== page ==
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How Much Does a Dog Cesarean Section Cost? (2024 Price Guide)

Written by: Jessica Kim

Last Updated on June 24, 2024 by Dogster Team

Veterinarians performing a surgery

How Much Does a Dog Cesarean Section Cost? (2024 Price Guide)

Dog pregnancies can be unpredictable and may sometimes require a cesarean section. Prices for dog C-sections vary, but you can expect to pay at least $1,000 for this type of surgery. Dog C-sections tend to be one of the more expensive surgeries because they require anesthesia and monitoring of the conditions of both the mother dog and the puppies.

Because C-sections are expensive and life-saving procedures, it’s important to plan for them if you have a pregnant dog. Here are some of the costs that you can expect to encounter.

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The Importance of Dog Cesarean Sections

C-sections are potentially life-saving procedures for both pregnant dogs and their puppies. Dogs sometimes need a planned C-section if they only have one puppy because they need enough cortisol to go into labor, and one puppy may not be enough to induce labor. Dogs with very large puppies may also need a C-section rather than natural birth. If your dog has a pre-existing health condition, a C-section can be a safer way for it to give birth to her puppies.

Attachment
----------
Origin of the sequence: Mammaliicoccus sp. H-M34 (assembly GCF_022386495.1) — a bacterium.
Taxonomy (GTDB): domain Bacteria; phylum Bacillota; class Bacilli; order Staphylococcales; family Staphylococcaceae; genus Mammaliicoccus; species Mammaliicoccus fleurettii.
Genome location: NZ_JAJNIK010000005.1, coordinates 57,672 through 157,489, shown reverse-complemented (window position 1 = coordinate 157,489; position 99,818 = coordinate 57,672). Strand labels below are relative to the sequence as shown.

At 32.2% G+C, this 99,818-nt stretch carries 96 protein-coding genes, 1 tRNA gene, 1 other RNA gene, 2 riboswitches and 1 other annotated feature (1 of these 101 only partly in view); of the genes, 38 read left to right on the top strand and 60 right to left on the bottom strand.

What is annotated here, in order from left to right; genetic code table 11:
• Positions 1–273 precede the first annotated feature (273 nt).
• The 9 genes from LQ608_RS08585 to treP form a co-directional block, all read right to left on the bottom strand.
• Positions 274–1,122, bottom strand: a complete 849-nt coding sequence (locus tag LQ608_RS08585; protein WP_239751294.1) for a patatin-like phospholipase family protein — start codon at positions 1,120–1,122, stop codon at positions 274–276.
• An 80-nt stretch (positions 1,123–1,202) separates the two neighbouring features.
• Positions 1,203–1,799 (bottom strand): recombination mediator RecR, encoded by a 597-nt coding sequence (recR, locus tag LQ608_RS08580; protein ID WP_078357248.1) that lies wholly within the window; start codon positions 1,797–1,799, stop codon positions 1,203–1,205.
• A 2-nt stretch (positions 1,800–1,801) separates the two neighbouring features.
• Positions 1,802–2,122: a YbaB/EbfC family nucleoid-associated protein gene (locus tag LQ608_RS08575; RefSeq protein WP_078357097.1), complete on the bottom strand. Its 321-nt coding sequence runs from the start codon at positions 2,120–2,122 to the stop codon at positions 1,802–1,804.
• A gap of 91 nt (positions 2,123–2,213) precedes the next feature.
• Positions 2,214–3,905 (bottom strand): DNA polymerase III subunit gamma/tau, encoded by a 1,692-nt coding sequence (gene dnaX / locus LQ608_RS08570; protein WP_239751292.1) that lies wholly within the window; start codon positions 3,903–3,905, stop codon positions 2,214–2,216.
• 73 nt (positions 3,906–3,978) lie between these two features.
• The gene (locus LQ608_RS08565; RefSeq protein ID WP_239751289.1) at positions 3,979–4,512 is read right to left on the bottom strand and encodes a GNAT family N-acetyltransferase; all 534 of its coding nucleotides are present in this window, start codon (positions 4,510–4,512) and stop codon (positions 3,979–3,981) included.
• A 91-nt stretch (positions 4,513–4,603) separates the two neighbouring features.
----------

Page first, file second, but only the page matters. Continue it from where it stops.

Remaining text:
Emergency C-sections may be necessary for dogs experiencing difficult labor. If your dog is actively pushing for more than 30 to 60 minutes, and you can’t see a puppy, it may require an emergency C-section. Dogs that have very weak contractions or are showing signs of illness, like vomiting, may also need this procedure.

New born dog
Image Credit: olgagorovenko, Shutterstock

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How Much Does a Dog Cesarean Section Cost?

Prices for C-sections will vary by geographical location and depend on your dog’s age, breed, and how complicated the procedure will be. Emergency C-sections also tend to be more expensive than planned surgeries.

This year, you can expect to pay between $1,000 to $3,000 for C-sections. Some veterinary clinics may have discounted prices for rescue dogs or stray dogs. Here are examples of prices veterinarian clinics in different parts of the US will charge for C-sections.

State Price
Illinois $2,000
California $1,000–$1,500
Florida $2,855
Georgia $1,000–$1,500

Additional Costs to Anticipate

In most cases, you’ll have vet visits leading up to the decision to perform a C-section on your dog. So, you’ll probably have to pay for diagnostic procedures, like bloodwork, biopsies, or imaging.

You might also face some additional costs with postoperative care. Mother dogs should consume premium dog food to get the proper nutrients to recover and care for their puppies. The puppies should also have a safe puppy box that can safely transport them home from the hospital.

As you monitor the dog’s condition, you may have to schedule follow-up vet visits. The stitches could become infected, or your dog may have difficulty eating. You’ll also have to watch the puppies’ health and make sure that they’re nursing well. If a puppy has difficulty nursing, you may have to resort to hand feeding and purchase additional supplies and formula to do this.